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Meyer-Palmedo, I. (1992). Note on Transcription of the Original Correspondence, The Correspondence of Sigmund Freud and Sandor Ferenczi, Volume 1. The Correspondence of Sigmund Freud and Sándor Ferenczi Volume 1, 1908-1914, ix-xi.
Meyer-Palmedo, I. (1992). Note on Transcription of the Original Correspondence, The Correspondence of Sigmund Freud and Sandor Ferenczi, Volume 1. The Correspondence of Sigmund Freud and Sándor Ferenczi Volume 1, 1908-1914, ix-xi
Note on Transcription of the Original Correspondence, The Correspondence of Sigmund Freud and Sandor Ferenczi, Volume 1
The Transcription of this correspondence was accomplished in several stages. Initially I worked with enlargements of microfilms of the manuscripts (typewritten versions). These reproductions were, however, so full of errors that it proved necessary to verify the texts systematically by referring to the originals preserved in the National Library of Austria, in Vienna. In addition, all the letters have been compared with the rough transcription prepared by Michael Balint in the 1960s. These various documents are discussed in the annotation, at the appropriate points. Passages that remain obscure or fragmentary, despite efforts to clarify them, are likewise pointed out in the notes.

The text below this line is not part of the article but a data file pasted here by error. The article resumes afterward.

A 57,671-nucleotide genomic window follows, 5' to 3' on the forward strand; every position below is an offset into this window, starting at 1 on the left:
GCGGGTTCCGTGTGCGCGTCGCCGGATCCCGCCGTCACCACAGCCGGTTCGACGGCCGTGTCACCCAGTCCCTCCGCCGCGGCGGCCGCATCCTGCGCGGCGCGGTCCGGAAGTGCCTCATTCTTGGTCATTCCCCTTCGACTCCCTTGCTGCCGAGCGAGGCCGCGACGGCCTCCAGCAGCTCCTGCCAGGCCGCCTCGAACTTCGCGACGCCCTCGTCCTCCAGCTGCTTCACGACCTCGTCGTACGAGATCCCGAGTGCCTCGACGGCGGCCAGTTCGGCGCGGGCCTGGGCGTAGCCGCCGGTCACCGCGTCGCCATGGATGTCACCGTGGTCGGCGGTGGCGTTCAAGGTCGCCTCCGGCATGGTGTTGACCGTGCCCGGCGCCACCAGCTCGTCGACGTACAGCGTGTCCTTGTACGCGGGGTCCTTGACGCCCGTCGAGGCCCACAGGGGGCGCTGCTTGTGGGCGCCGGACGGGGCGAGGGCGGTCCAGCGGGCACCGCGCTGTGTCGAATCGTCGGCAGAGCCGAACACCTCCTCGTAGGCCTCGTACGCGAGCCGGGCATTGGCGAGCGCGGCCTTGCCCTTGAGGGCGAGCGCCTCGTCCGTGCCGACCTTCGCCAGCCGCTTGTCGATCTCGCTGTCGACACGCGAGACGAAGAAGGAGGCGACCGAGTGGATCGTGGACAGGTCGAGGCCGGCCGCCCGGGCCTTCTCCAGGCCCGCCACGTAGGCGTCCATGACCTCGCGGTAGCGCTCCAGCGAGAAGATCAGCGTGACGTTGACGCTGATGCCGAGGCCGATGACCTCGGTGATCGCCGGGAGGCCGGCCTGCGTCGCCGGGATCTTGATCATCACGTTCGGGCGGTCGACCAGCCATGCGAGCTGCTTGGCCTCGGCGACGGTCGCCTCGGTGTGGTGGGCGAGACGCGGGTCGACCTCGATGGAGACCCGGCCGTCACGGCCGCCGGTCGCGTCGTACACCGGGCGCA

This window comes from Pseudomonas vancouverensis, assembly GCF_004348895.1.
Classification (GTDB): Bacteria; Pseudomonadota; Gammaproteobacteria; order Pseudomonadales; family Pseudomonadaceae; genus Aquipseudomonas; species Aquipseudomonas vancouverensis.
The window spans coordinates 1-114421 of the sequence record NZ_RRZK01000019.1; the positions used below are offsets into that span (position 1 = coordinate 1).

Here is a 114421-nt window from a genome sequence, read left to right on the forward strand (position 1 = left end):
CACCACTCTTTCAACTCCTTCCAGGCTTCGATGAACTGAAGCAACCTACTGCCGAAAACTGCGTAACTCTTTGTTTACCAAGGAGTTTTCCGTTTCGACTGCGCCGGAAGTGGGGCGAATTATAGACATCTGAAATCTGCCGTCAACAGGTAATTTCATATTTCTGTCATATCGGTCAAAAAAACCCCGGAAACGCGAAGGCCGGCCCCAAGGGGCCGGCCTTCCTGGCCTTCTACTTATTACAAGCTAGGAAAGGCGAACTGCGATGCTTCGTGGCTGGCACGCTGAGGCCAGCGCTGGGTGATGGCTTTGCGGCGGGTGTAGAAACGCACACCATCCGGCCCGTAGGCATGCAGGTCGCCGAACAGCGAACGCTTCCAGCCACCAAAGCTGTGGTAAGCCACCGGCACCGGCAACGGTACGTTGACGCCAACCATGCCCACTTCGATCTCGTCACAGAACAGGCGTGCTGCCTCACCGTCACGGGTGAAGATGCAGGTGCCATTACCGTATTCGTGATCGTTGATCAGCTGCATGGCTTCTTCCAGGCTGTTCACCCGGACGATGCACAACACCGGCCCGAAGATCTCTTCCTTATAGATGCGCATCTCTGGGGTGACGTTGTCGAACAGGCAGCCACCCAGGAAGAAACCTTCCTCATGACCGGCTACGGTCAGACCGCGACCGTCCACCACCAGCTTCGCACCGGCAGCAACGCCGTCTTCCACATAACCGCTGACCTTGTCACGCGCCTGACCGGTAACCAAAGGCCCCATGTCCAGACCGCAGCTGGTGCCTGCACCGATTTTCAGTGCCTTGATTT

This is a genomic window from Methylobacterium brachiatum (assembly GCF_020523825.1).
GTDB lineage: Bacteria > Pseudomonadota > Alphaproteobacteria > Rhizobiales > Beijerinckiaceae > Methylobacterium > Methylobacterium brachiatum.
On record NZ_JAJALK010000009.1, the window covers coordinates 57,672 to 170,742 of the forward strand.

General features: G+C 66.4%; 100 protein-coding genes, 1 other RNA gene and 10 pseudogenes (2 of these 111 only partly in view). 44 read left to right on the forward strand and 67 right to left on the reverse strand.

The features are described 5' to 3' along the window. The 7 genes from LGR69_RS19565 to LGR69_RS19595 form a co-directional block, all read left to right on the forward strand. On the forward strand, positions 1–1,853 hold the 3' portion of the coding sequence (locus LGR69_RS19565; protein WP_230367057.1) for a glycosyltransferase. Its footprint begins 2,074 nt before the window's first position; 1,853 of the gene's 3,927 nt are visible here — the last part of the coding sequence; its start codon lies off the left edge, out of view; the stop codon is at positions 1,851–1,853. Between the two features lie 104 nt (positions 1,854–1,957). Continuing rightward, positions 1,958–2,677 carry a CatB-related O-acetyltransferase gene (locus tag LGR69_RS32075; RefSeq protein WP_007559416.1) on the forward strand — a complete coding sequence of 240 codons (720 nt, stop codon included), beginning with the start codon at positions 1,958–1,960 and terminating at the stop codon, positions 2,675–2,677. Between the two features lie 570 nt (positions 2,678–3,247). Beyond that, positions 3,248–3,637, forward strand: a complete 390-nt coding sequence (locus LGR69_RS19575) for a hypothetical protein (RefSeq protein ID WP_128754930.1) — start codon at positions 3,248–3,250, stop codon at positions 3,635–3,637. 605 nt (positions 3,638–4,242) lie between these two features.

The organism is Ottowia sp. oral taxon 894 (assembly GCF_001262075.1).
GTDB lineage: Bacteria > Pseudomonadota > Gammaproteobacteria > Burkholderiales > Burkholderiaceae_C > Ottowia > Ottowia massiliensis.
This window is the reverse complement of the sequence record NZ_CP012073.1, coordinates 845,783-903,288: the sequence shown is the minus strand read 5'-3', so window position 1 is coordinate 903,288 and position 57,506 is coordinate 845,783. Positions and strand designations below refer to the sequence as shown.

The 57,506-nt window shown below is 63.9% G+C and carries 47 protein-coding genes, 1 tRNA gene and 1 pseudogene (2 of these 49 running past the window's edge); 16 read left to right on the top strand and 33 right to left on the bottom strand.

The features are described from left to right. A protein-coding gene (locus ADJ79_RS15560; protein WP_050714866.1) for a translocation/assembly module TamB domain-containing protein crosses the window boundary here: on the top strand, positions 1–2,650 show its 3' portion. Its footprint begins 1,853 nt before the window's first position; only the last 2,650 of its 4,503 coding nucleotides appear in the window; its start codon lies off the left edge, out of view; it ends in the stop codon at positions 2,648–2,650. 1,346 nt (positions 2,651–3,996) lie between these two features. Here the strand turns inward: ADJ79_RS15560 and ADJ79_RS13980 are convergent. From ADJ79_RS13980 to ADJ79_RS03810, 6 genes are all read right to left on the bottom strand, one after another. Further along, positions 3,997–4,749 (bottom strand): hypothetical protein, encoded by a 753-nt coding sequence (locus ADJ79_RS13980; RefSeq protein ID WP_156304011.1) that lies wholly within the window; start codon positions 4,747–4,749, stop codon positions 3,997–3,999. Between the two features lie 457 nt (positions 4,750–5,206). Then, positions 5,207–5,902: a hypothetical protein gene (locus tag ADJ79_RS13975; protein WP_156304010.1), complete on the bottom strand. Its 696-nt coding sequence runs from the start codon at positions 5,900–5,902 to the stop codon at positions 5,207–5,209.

The letters, postcards, telegrams, and notes have been numbered in chronological order. (The corresponding references from the catalogue of the National Library of Austria have been omitted in this edition.) The annotation discusses the physical characteristics of the letters, material that appears in the headings, missing elements, the conjectured dating of undated items, and passages that proved difficult to decipher. Corrections in the originals themselves have been noted only if they were made in a different hand, or could not be clearly deciphered, or are explicitly referred to in the text by the writer of the letter.
In his correspondence Freud almost always used one of two kinds of large-format letterhead which he would reorder from the stationer-engraver according to his needs, keeping the layout and typography essentially constant. It was his habit to write out the date by hand, just above the address. To avoid overscrupulous repetition of the same comment in item after item, a note mentioning this characteristic feature is appended only to his first letter (letter 2); in all the cases that follow, the preprinted line is transcribed without comment. Only the rare instances in which Freud departed from this general model are noted.
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